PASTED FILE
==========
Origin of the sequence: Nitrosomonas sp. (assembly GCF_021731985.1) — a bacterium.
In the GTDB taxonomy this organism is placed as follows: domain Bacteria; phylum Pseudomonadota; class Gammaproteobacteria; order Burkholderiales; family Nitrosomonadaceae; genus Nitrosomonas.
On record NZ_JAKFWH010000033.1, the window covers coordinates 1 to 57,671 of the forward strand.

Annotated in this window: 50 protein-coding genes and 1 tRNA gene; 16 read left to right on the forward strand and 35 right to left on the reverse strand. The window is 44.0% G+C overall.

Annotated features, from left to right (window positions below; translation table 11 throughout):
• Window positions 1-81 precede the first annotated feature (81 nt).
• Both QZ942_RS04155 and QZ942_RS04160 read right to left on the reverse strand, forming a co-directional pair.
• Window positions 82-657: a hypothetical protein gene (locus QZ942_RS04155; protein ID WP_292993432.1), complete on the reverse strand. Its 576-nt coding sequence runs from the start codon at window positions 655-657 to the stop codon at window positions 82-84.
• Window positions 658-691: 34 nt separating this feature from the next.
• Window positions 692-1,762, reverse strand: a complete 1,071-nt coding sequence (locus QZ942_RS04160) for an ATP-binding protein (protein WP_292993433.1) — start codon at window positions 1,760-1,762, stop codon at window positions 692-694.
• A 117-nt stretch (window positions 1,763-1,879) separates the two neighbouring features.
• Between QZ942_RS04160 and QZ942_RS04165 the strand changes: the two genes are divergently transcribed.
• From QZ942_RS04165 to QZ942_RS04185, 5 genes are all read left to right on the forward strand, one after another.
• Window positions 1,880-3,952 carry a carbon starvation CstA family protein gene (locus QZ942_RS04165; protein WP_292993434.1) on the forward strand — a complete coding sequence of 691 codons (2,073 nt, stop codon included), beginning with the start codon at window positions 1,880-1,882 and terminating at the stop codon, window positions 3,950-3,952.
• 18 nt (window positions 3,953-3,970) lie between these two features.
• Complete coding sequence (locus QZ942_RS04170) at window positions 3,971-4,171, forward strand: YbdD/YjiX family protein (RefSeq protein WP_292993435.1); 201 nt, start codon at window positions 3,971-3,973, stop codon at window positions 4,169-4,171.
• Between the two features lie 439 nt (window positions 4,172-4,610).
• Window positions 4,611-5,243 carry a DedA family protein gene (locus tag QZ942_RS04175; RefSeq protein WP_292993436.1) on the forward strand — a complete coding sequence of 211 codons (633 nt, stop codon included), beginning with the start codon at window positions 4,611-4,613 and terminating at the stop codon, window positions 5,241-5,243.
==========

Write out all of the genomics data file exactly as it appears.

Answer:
Origin of the sequence: Nitrosomonas sp. (assembly GCF_021731985.1) — a bacterium.
In the GTDB taxonomy this organism is placed as follows: domain Bacteria; phylum Pseudomonadota; class Gammaproteobacteria; order Burkholderiales; family Nitrosomonadaceae; genus Nitrosomonas.
On record NZ_JAKFWH010000033.1, the window covers coordinates 1 to 57,671 of the forward strand.

Annotated in this window: 50 protein-coding genes and 1 tRNA gene; 16 read left to right on the forward strand and 35 right to left on the reverse strand. The window is 44.0% G+C overall.

Annotated features, from left to right (window positions below; translation table 11 throughout):
• Window positions 1-81 precede the first annotated feature (81 nt).
• Both QZ942_RS04155 and QZ942_RS04160 read right to left on the reverse strand, forming a co-directional pair.
• Window positions 82-657: a hypothetical protein gene (locus QZ942_RS04155; protein ID WP_292993432.1), complete on the reverse strand. Its 576-nt coding sequence runs from the start codon at window positions 655-657 to the stop codon at window positions 82-84.
• Window positions 658-691: 34 nt separating this feature from the next.
• Window positions 692-1,762, reverse strand: a complete 1,071-nt coding sequence (locus QZ942_RS04160) for an ATP-binding protein (protein WP_292993433.1) — start codon at window positions 1,760-1,762, stop codon at window positions 692-694.
• A 117-nt stretch (window positions 1,763-1,879) separates the two neighbouring features.
• Between QZ942_RS04160 and QZ942_RS04165 the strand changes: the two genes are divergently transcribed.
• From QZ942_RS04165 to QZ942_RS04185, 5 genes are all read left to right on the forward strand, one after another.
• Window positions 1,880-3,952 carry a carbon starvation CstA family protein gene (locus QZ942_RS04165; protein WP_292993434.1) on the forward strand — a complete coding sequence of 691 codons (2,073 nt, stop codon included), beginning with the start codon at window positions 1,880-1,882 and terminating at the stop codon, window positions 3,950-3,952.
• 18 nt (window positions 3,953-3,970) lie between these two features.
• Complete coding sequence (locus QZ942_RS04170) at window positions 3,971-4,171, forward strand: YbdD/YjiX family protein (RefSeq protein WP_292993435.1); 201 nt, start codon at window positions 3,971-3,973, stop codon at window positions 4,169-4,171.
• Between the two features lie 439 nt (window positions 4,172-4,610).
• Window positions 4,611-5,243 carry a DedA family protein gene (locus tag QZ942_RS04175; RefSeq protein WP_292993436.1) on the forward strand — a complete coding sequence of 211 codons (633 nt, stop codon included), beginning with the start codon at window positions 4,611-4,613 and terminating at the stop codon, window positions 5,241-5,243.